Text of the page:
Lastly, before the real stories begin, I must say that since I am still a Board of Education employee and many students written about are still my students or in my school, the names of the schools have been excluded entirely. They will be referred to by location: School #1: in the central Bronx, on Webster Avenue; School #2, location #1: in the eastern Bronx; School #2, location #2: in the northern Bronx. Furthermore, the names of all people in this book have been changed to protect their privacy—not to mention the fact that most characters are minors and most have no idea I’m writing this book. Best of all, however, is that the stories are all real—for better and for worse—and there is no censorship in terms of language or events as they actually transpired. Where possible, I will quote directly as things were said. Be prepared, though, for things have not always been as pleasant as I would’ve (liked/hoped).
[Why do they change? Picture this: Orientation, the week before school begins. Students arrive with parents or other guardians and look around meekly, dead quiet. Scared looking. They then arrive at school on the first day. Most of them not knowing the others. Dead quiet. Their attention span is long, even with the monotonous housekeeping tasks that begin that first day. They are respectful. What happens after these first few days…I don’t know. It’s like they are slipped some sort of potion that transforms their personalities.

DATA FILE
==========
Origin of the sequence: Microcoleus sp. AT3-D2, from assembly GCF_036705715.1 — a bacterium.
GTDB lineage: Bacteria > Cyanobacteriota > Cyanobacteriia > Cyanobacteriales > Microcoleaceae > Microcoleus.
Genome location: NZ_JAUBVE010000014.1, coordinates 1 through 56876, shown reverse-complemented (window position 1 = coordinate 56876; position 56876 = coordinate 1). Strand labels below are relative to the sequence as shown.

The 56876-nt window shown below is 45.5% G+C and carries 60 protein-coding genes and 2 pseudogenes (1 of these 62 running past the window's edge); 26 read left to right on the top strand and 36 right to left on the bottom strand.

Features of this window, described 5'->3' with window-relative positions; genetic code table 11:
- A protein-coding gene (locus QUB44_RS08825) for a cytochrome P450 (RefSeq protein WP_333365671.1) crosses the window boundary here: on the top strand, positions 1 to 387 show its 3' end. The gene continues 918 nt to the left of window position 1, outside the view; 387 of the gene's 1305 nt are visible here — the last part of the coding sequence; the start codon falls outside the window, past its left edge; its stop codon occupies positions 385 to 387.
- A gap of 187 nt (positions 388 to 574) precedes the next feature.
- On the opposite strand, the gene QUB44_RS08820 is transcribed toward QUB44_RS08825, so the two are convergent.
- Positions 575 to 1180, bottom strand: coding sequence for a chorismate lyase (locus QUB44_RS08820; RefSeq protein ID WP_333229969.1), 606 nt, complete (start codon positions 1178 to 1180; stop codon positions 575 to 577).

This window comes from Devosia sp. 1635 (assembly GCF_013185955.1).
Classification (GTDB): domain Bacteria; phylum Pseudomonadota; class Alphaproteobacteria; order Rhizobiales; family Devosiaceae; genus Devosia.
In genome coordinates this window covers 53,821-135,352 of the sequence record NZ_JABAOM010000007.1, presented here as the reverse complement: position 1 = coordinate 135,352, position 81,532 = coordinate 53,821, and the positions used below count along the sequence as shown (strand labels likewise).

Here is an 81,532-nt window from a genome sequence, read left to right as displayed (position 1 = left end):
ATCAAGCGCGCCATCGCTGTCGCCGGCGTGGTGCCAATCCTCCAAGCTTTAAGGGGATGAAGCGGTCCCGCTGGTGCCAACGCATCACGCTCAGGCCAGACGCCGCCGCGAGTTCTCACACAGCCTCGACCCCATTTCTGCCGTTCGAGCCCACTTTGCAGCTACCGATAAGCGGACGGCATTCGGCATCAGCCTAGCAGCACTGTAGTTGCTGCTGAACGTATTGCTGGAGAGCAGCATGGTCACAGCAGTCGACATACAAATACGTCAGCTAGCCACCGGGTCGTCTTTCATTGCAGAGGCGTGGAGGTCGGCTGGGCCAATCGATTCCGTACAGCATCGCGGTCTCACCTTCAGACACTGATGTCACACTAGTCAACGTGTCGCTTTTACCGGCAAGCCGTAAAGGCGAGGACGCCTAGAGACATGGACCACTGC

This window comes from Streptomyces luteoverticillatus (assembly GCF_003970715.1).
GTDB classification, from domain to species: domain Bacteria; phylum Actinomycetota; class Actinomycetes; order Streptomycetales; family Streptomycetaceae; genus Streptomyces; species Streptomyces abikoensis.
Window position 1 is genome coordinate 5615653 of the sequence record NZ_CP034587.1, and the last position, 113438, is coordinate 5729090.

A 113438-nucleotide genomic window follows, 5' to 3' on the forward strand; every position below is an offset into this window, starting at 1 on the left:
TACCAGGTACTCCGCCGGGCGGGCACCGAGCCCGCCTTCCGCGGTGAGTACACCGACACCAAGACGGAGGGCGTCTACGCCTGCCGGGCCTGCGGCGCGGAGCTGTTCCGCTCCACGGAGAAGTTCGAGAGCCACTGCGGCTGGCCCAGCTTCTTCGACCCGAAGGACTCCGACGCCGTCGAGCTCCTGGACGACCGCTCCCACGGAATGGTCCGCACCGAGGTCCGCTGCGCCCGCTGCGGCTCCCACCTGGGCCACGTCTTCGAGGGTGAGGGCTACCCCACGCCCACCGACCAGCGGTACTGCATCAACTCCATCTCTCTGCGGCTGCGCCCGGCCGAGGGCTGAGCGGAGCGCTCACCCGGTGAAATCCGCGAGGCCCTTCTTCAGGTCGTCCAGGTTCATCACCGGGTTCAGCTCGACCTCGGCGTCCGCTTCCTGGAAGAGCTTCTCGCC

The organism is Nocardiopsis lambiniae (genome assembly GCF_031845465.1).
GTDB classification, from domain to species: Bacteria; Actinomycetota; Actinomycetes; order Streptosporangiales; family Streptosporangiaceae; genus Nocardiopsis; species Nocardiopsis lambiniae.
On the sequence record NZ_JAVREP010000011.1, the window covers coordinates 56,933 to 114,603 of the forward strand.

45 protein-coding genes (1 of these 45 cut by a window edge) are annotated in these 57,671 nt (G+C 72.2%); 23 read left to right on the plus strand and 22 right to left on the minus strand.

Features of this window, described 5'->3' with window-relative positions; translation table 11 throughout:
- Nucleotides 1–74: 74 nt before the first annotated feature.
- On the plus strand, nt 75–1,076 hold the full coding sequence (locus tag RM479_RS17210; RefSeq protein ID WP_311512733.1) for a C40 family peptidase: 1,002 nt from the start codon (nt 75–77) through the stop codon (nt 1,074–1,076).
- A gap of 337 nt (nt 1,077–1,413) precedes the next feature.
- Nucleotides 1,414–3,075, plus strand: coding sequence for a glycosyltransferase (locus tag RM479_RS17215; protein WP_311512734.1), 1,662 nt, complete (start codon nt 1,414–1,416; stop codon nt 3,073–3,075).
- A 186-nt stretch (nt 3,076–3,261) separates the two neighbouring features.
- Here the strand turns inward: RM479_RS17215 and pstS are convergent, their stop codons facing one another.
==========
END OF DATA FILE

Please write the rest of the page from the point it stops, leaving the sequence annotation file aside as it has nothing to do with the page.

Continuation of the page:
Soon, students begin bouncing off the walls—literally and figuratively speaking. Connections are made with new friends, flirting begins in earnest, and enemies are made just as earnestly. If the teacher does not establish good ground rules and control in the first few weeks of school, then there is serious danger of the students being lost for the rest of the year. Needless to say, it’s a tough job.
Granted, what’s happened so far is normal adolescent behavior. I’ve observed the same evolution of events while student teaching at a respectable public high school in Massachusetts and during a short stint substitute teaching at an elite, all-male prep school in Arizona. What made things even tougher for me here, though, was a complete lack of resources available in those first weeks teaching in the Bronx.